Background and objectives: Anxiety-related attentional bias for threat is considered an important risk factor for the development and maintenance of anxiety disorders. In line with this idea, recent studies have illustrated that experimentally induced changes in attentional bias have an impact on both non-clinical and clinical levels of anxiety. Still, little is known about the potential transfer of computerized training of attention to different components of attentional processing of threat. Methods: In the present study, we trained participants to either avoid or attend towards threatening pictures in a dot probe task, and we examined whether this attentional training transferred to a measure of emotional interference. Results: Despite our successful manipulation of attentional bias in the dot probe task, we found no generalization of the attentional training to the interference task. Limitations: It is possible that our study lacked statistical power to reveal possible group differences in the interference task. Conclusions: Our study shows that attentional training using the dot probe task may influence the amount of attention that is given to the spatial location of threat, but not necessarily the amount of attention that is given to the semantic content of stimuli.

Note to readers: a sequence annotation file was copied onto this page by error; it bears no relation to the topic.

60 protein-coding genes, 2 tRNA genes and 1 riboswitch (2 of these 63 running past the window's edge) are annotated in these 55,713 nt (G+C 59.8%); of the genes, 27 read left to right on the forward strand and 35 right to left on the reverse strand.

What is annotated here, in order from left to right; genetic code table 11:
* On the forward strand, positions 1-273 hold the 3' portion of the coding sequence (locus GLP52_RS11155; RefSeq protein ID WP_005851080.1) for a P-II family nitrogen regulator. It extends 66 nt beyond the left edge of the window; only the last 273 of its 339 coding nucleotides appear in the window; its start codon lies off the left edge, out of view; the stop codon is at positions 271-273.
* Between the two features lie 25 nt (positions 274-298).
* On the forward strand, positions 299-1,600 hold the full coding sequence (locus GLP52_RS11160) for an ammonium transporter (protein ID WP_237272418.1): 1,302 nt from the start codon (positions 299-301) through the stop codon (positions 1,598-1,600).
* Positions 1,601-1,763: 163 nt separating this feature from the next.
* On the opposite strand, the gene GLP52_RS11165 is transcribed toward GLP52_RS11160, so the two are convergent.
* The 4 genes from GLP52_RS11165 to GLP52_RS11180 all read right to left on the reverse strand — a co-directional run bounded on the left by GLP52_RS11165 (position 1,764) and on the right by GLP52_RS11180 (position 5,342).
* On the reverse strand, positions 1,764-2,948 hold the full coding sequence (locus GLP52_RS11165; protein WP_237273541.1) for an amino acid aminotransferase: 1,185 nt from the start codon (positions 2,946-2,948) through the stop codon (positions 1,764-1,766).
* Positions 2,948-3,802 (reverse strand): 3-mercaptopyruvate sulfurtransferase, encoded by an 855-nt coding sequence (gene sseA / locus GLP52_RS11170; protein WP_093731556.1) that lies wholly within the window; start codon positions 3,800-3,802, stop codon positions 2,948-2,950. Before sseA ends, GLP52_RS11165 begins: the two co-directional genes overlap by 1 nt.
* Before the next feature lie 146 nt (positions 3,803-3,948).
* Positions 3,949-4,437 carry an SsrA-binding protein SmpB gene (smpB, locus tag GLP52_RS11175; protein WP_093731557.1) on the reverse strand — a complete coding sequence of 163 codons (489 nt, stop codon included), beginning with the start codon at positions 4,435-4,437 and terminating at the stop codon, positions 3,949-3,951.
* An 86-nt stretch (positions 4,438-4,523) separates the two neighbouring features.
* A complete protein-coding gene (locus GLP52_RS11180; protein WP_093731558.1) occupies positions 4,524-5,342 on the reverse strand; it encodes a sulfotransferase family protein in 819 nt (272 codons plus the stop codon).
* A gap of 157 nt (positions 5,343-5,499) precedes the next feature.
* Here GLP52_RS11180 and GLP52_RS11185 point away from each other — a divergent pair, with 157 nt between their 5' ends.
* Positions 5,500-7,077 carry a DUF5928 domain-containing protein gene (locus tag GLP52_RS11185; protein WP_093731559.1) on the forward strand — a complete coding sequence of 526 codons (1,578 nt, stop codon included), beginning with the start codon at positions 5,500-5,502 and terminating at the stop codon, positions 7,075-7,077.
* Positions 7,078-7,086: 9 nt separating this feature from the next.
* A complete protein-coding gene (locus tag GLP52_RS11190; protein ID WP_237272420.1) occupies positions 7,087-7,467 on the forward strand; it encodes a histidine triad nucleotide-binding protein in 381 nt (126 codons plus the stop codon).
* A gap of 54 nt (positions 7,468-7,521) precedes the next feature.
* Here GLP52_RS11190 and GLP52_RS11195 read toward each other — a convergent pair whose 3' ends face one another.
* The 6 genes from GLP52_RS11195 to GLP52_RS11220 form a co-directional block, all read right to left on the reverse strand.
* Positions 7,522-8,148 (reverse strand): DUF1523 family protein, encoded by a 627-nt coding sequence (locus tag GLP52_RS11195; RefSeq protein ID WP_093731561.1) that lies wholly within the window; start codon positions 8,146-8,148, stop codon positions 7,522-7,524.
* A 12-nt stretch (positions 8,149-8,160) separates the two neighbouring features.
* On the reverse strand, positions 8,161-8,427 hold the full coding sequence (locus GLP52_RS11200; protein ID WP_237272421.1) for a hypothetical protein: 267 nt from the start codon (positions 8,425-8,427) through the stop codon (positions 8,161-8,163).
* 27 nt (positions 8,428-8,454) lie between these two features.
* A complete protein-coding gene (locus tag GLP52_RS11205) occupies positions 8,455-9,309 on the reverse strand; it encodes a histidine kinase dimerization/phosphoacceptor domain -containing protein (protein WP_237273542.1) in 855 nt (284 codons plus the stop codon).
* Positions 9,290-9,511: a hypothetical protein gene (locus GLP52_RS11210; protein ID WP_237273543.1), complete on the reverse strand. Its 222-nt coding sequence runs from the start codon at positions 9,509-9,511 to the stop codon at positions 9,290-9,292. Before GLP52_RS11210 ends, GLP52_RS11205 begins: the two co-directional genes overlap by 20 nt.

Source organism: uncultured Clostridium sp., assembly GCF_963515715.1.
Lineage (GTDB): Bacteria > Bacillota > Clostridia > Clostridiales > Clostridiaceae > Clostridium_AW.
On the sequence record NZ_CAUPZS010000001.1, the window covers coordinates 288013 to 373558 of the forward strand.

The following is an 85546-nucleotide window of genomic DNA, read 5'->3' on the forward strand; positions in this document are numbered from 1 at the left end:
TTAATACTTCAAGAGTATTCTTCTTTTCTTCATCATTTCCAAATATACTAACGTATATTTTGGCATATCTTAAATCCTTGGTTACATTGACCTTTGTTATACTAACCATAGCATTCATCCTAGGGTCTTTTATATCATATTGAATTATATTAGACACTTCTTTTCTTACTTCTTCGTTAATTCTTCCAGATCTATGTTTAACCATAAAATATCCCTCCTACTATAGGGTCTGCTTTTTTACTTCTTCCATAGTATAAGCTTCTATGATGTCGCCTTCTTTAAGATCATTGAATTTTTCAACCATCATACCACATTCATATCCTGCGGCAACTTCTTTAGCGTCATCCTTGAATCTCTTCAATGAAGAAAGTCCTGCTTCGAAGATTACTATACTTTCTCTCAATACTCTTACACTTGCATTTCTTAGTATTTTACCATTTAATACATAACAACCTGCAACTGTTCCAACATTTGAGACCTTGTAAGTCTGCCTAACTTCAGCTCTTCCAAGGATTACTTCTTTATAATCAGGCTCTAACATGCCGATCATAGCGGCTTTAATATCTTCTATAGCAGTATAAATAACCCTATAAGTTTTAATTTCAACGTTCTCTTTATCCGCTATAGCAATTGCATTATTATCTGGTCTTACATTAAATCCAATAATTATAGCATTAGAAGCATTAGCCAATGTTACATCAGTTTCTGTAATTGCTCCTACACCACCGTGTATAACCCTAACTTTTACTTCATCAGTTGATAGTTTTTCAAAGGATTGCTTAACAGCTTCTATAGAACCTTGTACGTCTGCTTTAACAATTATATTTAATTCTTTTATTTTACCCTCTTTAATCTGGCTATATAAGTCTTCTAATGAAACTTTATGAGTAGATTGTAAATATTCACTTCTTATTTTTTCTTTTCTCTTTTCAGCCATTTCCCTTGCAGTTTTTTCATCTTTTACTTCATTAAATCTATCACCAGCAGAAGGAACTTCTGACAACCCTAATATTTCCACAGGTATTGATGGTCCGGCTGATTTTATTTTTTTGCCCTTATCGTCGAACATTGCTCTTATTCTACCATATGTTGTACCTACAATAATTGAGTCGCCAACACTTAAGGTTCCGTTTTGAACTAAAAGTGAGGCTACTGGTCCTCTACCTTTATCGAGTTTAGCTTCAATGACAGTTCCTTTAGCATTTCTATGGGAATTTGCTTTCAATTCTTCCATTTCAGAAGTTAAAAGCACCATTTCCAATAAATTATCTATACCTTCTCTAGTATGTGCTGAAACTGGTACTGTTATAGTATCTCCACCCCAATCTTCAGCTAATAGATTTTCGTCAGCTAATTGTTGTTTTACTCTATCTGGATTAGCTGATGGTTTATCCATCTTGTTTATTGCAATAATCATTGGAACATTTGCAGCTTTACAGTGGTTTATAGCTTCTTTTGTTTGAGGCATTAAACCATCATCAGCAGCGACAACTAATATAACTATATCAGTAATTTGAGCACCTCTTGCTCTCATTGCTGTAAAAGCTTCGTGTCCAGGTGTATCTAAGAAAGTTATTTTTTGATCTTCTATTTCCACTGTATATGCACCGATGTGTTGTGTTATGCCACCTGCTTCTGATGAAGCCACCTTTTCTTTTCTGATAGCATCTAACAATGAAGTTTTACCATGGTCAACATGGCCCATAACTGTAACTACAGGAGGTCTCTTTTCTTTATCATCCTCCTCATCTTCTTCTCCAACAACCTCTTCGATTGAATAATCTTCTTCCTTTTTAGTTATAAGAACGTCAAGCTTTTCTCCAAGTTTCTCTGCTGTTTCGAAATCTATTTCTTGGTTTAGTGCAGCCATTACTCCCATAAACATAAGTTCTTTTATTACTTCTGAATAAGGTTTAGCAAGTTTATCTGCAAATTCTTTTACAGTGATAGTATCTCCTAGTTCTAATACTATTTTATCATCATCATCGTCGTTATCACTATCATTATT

|Journal||Journal of Behavior Therapy and Experimental Psychiatry|
|Publication status||Published - 1 Jan 2012|